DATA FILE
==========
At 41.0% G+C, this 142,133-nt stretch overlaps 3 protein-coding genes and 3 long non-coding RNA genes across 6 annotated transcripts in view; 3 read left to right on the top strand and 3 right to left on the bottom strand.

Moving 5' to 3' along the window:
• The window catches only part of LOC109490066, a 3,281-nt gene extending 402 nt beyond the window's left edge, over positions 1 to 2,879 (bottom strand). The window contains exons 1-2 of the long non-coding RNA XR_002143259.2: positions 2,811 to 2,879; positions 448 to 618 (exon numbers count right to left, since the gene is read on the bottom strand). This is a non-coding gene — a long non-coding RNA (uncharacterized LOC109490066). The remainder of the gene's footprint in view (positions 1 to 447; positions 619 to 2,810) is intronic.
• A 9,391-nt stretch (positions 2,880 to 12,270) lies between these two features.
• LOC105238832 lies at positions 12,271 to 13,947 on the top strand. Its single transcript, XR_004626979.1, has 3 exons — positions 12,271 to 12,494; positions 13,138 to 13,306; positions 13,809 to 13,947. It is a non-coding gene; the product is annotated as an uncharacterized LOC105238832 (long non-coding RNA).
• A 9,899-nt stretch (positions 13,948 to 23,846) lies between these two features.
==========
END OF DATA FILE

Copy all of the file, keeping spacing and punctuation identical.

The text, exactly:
At 41.0% G+C, this 142,133-nt stretch overlaps 3 protein-coding genes and 3 long non-coding RNA genes across 6 annotated transcripts in view; 3 read left to right on the top strand and 3 right to left on the bottom strand.

Moving 5' to 3' along the window:
• The window catches only part of LOC109490066, a 3,281-nt gene extending 402 nt beyond the window's left edge, over positions 1 to 2,879 (bottom strand). The window contains exons 1-2 of the long non-coding RNA XR_002143259.2: positions 2,811 to 2,879; positions 448 to 618 (exon numbers count right to left, since the gene is read on the bottom strand). This is a non-coding gene — a long non-coding RNA (uncharacterized LOC109490066). The remainder of the gene's footprint in view (positions 1 to 447; positions 619 to 2,810) is intronic.
• A 9,391-nt stretch (positions 2,880 to 12,270) lies between these two features.
• LOC105238832 lies at positions 12,271 to 13,947 on the top strand. Its single transcript, XR_004626979.1, has 3 exons — positions 12,271 to 12,494; positions 13,138 to 13,306; positions 13,809 to 13,947. It is a non-coding gene; the product is annotated as an uncharacterized LOC105238832 (long non-coding RNA).
• A 9,899-nt stretch (positions 13,948 to 23,846) lies between these two features.